Did you ever learn about modern slavery at school? History lessons may have included the horrific practice of slavery, however, it was probably considered something that was very much 'in the past'. But slavery still exists and it is the everyday reality for millions of people. It takes brave educators to raise awareness of the difficult, upsetting and invisible reality of modern slavery.

The good news is that thousands of individuals and anti-slavery organisations are taking action. One such organisation is The NO Project, which focuses specifically on the education of youth and young adults. 'Youth are the next generation of corporate leaders, policy makers and consumers,' says the founder of The NO Project. 'How we choose to spend our money says a lot about who we are. So, the question is – who are we? And remember, another time, in another place, that enslaved human being could be you.'

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Comments

Reality in the poor countries are bad environment than I think.I realize that slavery exists in some countries that provide us food such as banana ,fish.Firming ,cutting tree don't make enough money for their lives.According to another article in this site using the internet is 55 per cent currently.It mean only 55 per cent people experience modern lives.

It's a very sad reality as the world is becoming more and more materialistic.

I have leaned that nowadays slavery exists even in developed countries like the UK..Also if we want to stop this situation, we have to be more consious consumers and the teachers have to raise awareness of modern slavery.

I am leaving in Middle Eastern country and unfortunately, modern slavery is very common here. Many people come here to seek a better life, but you never know what type of trap you can fall in.

Hi,
I learned that still the slavery is near us, and that we could improve this situation if we take conscious of this problem if we do a ethic purchase for example, for know where the things are made and in what labor production conditions are made. And if raw material come from polluting sources.

At the country where I live there are lots of cases of slavery and unfortunatly the rencent elected president intends to end with the only Government organism that works against slavery. The organism is the Labour Ministery and the country is Brazil. The most sad thing about it is the population’s blindness about it!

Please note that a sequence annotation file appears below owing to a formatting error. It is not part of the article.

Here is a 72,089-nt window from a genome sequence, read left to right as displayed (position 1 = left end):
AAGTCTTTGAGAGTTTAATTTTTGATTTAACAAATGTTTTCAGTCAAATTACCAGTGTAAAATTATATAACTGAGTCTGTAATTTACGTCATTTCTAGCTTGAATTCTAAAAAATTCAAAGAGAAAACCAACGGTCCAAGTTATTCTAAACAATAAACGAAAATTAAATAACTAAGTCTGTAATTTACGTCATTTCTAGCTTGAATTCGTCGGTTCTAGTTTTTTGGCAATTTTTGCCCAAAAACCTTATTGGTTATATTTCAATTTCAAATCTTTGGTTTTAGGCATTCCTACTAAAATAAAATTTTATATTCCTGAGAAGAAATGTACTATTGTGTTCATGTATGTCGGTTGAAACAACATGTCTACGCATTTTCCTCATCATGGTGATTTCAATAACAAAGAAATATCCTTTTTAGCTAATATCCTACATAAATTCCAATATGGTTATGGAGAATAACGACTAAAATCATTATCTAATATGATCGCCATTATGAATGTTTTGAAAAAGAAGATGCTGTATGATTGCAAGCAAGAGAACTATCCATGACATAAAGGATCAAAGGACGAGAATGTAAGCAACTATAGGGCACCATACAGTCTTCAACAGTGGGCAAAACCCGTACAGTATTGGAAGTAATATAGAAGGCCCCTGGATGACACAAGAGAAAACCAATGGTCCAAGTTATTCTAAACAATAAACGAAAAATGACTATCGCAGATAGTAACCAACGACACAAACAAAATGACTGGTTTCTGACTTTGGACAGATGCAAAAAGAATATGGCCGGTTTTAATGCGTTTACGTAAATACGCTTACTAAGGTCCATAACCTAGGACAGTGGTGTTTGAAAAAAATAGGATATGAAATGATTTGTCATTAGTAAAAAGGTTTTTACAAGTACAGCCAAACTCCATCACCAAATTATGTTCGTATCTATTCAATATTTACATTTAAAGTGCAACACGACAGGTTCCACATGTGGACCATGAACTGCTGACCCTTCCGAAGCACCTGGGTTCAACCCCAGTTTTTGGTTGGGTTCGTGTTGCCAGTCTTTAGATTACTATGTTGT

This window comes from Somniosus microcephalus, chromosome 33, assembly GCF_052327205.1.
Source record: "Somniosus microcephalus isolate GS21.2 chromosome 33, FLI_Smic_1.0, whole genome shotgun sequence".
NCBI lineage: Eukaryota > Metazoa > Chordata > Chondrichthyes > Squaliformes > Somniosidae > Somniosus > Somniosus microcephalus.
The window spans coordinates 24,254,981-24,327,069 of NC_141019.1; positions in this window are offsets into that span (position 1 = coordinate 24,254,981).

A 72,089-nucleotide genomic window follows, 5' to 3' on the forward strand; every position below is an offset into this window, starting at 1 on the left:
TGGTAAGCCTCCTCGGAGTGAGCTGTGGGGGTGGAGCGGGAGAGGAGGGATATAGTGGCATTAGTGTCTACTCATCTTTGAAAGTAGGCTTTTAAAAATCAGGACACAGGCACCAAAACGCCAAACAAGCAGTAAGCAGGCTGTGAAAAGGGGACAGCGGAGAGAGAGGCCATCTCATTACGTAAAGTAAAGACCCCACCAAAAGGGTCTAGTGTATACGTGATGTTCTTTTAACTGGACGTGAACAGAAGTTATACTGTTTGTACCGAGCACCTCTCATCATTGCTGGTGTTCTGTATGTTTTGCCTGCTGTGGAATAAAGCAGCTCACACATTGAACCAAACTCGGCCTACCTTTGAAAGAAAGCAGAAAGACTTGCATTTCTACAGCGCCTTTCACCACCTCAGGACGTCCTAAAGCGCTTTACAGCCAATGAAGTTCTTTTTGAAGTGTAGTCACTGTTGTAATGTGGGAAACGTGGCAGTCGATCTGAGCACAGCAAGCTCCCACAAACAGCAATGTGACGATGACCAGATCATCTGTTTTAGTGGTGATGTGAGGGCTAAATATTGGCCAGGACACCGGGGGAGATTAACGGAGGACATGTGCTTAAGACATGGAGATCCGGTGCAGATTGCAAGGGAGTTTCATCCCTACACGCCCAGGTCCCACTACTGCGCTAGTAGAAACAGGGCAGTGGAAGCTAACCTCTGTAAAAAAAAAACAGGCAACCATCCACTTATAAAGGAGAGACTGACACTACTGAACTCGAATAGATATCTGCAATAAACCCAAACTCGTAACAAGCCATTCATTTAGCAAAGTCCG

I don't support any type of slavery.

This topic can open the eyes of many peoples who is unawre of modern salvery including.i appreciate those org who has taken intiatives to abolish slavery of different kinds.every one has right to live his/her life on their choices..let me mention another form osfslavery which is trying to keep everyone happy we should avoid this concept becoz with its impossible to make everyone happy but ruin our lives.we need peace from within which only come when we try to keep ourself happy and satisfy all the time

It is really a debate able topic, i myself is suffering from one such kind of slavery, writer of this article mentioned well that we do not get educated in schools about that. In fact, i think our degrees are playing same role for owners of companies as rope to captive a slave. Only way to redue this factor is entrepreneurship. Try to build your own business.

This is an interesting article. This article makes me remembered one woman passing around my house last week. This woman was talking about a woman abusing her just because she is working in their house as domestic worker. Imagine the woman was being paid only #1000 monthly to wash plates every day in the house. The #1000 is just equivalent of $3. She was saying that if not because she doesn't have anything to eat or somebody to support her, she wouldn't have accepted the job. But because she has to have a source of livelihood in order to survive.
This is exactly a modern slavery where people are being paid below their output.